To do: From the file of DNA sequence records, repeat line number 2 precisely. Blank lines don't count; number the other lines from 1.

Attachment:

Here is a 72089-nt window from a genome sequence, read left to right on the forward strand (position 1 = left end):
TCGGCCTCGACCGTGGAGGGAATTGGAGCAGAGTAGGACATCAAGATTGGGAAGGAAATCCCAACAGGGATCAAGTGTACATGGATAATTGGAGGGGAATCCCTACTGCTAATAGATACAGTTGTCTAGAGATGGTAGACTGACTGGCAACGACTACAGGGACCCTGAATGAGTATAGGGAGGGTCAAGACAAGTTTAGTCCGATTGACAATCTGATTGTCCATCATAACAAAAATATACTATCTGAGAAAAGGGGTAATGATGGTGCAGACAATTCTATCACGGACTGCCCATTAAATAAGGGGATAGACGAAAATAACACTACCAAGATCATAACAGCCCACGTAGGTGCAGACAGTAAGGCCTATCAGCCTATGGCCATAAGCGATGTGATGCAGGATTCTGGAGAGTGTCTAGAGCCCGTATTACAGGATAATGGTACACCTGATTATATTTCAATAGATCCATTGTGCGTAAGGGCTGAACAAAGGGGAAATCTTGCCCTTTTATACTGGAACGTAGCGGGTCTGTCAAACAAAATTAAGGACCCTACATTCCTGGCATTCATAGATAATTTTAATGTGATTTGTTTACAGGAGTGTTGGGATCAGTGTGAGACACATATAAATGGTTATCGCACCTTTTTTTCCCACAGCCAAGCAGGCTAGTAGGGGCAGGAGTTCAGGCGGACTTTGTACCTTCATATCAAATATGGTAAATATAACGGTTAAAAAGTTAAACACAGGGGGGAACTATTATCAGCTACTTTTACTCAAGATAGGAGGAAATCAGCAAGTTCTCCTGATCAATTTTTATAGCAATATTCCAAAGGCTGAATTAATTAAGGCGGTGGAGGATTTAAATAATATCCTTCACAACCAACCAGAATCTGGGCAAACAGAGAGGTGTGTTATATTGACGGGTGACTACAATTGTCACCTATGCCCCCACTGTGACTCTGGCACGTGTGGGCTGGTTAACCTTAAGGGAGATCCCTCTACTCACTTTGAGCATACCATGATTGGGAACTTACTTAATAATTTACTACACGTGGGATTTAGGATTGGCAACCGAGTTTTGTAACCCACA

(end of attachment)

TCGGCCTCGACCGTGGAGGGAATTGGAGCAGAGTAGGACATCAAGATTGGGAAGGAAATCCCAACAGGGATCAAGTGTACATGGATAATTGGAGGGGAATCCCTACTGCTAATAGATACAGTTGTCTAGAGATGGTAGACTGACTGGCAACGACTACAGGGACCCTGAATGAGTATAGGGAGGGTCAAGACAAGTTTAGTCCGATTGACAATCTGATTGTCCATCATAACAAAAATATACTATCTGAGAAAAGGGGTAATGATGGTGCAGACAATTCTATCACGGACTGCCCATTAAATAAGGGGATAGACGAAAATAACACTACCAAGATCATAACAGCCCACGTAGGTGCAGACAGTAAGGCCTATCAGCCTATGGCCATAAGCGATGTGATGCAGGATTCTGGAGAGTGTCTAGAGCCCGTATTACAGGATAATGGTACACCTGATTATATTTCAATAGATCCATTGTGCGTAAGGGCTGAACAAAGGGGAAATCTTGCCCTTTTATACTGGAACGTAGCGGGTCTGTCAAACAAAATTAAGGACCCTACATTCCTGGCATTCATAGATAATTTTAATGTGATTTGTTTACAGGAGTGTTGGGATCAGTGTGAGACACATATAAATGGTTATCGCACCTTTTTTTCCCACAGCCAAGCAGGCTAGTAGGGGCAGGAGTTCAGGCGGACTTTGTACCTTCATATCAAATATGGTAAATATAACGGTTAAAAAGTTAAACACAGGGGGGAACTATTATCAGCTACTTTTACTCAAGATAGGAGGAAATCAGCAAGTTCTCCTGATCAATTTTTATAGCAATATTCCAAAGGCTGAATTAATTAAGGCGGTGGAGGATTTAAATAATATCCTTCACAACCAACCAGAATCTGGGCAAACAGAGAGGTGTGTTATATTGACGGGTGACTACAATTGTCACCTATGCCCCCACTGTGACTCTGGCACGTGTGGGCTGGTTAACCTTAAGGGAGATCCCTCTACTCACTTTGAGCATACCATGATTGGGAACTTACTTAATAATTTACTACACGTGGGATTTAGGATTGGCAACCGAGTTTTGTAACCCACA